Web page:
Peter Maxwell said Romney liked to pull pranks, something the Romney campaign and even his wife Ann have liked to mention on the trail, but he stressed that he saw the pranks as never “mean spirited.” Maxwell recalled a culture of pranking and worse, including drag racing and underage drinking, but stressed “gay bashing” and bullying was something he never saw.

“He always had a little bit of twinkle in his eye and always, ‘OK, maybe we can make a joke out of this,” Peter Maxwell said, referring to Romney.

“I just don’t think it was a gay bashing moment. I think it was more like, ‘Let’s cut this kid’s hair. He doesn’t fit the Cranbrook profile,” Maxwell said.

When asked if he believed it was possible that Romney didn’t  remember the incident when it was so seared into the memory of others, Peter Maxwell, who does not remember the boy in question, called it a “lapse of convenience,” but also noted how “busy” Romney has been over the last “50 years.”

Copyright 2012 ABC News Radio


Romney Supports Gay Adoption, Doesn’t Recall Bullying Incident

Joe Raedle/Getty Images(WASHINGTON) -- Mitt Romney expressed support for gay adoption on Thursday, calling it “fine” and noting that it’s legal in his home state of Massachusetts.  But he again stressed his opposition to same-sex marriage and his preference for every child to have a mother and a father. 

Also in the interview, he said he didn’t recall an incident in which he reportedly bullied a student presume to be gay.

On the marriage issue, he told Fox News’ Neil Cavuto, “I believe marriage has been defined the same way for literally thousands of years by virtually every civilization in history and that marriage is literally by its definition a relationship between a man and a woman.  And that if two people of the same gender want to live together, want to have a loving relationship and even want to adopt a child, in my state individuals of the same sex were able to adopt children.  In my view that’s something that people have the right to do, but to call that marriage is, in my view, a departure of the real meaning of that word.”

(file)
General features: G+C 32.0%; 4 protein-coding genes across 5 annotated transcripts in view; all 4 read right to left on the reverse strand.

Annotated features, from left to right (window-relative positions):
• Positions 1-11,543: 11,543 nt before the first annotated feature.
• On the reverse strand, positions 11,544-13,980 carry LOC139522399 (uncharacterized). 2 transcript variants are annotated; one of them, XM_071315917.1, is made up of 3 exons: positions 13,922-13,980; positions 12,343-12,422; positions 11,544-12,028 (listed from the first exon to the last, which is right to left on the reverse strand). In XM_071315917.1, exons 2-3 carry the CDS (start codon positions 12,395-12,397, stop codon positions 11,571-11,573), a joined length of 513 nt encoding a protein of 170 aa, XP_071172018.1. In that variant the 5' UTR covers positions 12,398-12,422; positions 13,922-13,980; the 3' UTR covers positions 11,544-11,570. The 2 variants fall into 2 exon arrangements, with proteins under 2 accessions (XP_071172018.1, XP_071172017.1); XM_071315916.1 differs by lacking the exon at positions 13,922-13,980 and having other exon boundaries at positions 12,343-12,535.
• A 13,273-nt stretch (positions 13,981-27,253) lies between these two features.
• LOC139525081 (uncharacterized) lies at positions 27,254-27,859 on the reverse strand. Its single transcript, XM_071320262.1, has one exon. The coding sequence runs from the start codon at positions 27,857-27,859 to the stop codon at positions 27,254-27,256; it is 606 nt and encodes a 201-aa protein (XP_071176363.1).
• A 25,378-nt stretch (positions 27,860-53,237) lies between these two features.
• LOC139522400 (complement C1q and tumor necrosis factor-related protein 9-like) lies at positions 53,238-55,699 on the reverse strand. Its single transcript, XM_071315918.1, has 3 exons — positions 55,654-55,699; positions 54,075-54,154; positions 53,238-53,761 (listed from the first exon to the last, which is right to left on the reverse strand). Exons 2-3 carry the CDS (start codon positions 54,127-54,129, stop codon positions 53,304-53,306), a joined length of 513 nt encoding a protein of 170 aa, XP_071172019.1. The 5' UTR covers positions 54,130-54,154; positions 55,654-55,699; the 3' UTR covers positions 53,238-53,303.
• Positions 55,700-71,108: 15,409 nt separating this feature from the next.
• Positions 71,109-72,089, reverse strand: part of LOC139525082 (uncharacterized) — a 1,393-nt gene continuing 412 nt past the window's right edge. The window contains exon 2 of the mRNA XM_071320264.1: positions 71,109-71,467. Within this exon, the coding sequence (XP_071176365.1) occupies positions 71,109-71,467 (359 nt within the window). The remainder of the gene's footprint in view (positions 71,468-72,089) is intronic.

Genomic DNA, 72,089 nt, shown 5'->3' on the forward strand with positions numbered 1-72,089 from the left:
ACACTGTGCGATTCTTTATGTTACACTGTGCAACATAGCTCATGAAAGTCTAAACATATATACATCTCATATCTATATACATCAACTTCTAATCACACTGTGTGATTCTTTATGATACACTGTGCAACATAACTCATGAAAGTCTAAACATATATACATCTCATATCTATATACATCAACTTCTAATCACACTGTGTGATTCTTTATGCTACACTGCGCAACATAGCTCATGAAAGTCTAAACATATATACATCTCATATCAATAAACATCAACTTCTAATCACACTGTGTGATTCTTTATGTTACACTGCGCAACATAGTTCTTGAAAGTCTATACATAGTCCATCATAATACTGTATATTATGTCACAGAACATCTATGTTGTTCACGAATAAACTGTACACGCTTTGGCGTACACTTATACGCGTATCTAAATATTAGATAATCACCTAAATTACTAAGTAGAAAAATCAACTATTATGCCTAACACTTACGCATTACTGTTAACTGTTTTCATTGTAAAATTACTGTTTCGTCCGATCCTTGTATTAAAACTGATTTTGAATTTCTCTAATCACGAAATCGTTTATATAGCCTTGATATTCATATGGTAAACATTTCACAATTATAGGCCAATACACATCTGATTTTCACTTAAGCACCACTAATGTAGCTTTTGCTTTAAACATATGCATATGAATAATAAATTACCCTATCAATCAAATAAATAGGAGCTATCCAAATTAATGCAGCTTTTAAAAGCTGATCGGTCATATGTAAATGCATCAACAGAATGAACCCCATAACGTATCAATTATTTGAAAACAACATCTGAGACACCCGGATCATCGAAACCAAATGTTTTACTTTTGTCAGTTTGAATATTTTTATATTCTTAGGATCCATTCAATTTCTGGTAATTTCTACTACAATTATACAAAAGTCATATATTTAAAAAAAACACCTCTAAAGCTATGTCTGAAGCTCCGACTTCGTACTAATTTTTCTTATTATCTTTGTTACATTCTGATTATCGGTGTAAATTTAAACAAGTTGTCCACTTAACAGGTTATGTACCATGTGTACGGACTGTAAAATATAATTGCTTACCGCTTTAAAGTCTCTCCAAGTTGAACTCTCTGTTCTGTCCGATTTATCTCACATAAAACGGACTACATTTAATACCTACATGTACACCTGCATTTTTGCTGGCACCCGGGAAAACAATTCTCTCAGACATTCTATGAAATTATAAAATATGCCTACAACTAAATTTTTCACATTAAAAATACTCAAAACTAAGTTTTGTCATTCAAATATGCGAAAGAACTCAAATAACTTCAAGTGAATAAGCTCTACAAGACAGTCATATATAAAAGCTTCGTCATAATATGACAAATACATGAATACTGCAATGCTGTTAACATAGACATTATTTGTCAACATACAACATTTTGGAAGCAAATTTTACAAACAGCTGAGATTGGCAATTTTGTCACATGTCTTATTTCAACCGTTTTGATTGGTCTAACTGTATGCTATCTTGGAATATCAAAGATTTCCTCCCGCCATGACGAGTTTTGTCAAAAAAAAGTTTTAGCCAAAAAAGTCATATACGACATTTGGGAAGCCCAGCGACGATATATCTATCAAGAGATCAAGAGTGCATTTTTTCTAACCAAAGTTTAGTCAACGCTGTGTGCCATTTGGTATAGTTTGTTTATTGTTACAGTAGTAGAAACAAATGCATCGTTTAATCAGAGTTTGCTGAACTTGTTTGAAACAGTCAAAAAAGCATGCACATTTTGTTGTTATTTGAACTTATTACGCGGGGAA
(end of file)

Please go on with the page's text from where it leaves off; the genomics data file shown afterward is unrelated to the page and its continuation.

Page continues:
The presumptive GOP nominee said it is his “preference” to have a “national standard that defined marriage as a relationship between a man and a woman.”

“That would then allow states to determine what rights would be provided for people of the same gender who wanted to have a relationship,” Romney said.  “There could be domestic partnership benefits, for instance, where one state might decide to provide hospital visitation rights, another state might decide to provide that as well as benefits of other kinds.”

On Wednesday, in an exclusive interview with ABC News’ Robin Roberts, President Obama announced his decision to support same-sex marriage.  Obama told Roberts his wife, Michelle, agrees with him.  On Thursday, Romney said his wife, Ann, agrees with his stance.

Cavuto also asked Romney about a Washington Post article that details a bullying incident on a student who was presumed to be gay.  The moment was recalled by several on-the-record sources.

“First of all, I had no idea what that individual’s sexual orientation might be, going back to the 1960s that wasn’t something that we all discussed or considered, so that’s simply just not accurate,” Romney said.  “I don’t recall the incident myself but I’ve seen the reports and I’m not going to argue with that.  There’s no question that I did some stupid things in high school, and obviously if I hurt anyone by virtue of that, I would be very sorry for it and apologize for it.”

He denied hearing from any of the other students involved in the incident since the story broke.

Romney said these other issues are being used by the Obama campaign as distractions from the economy and are designed to take the American voters’ “eye off the ball.”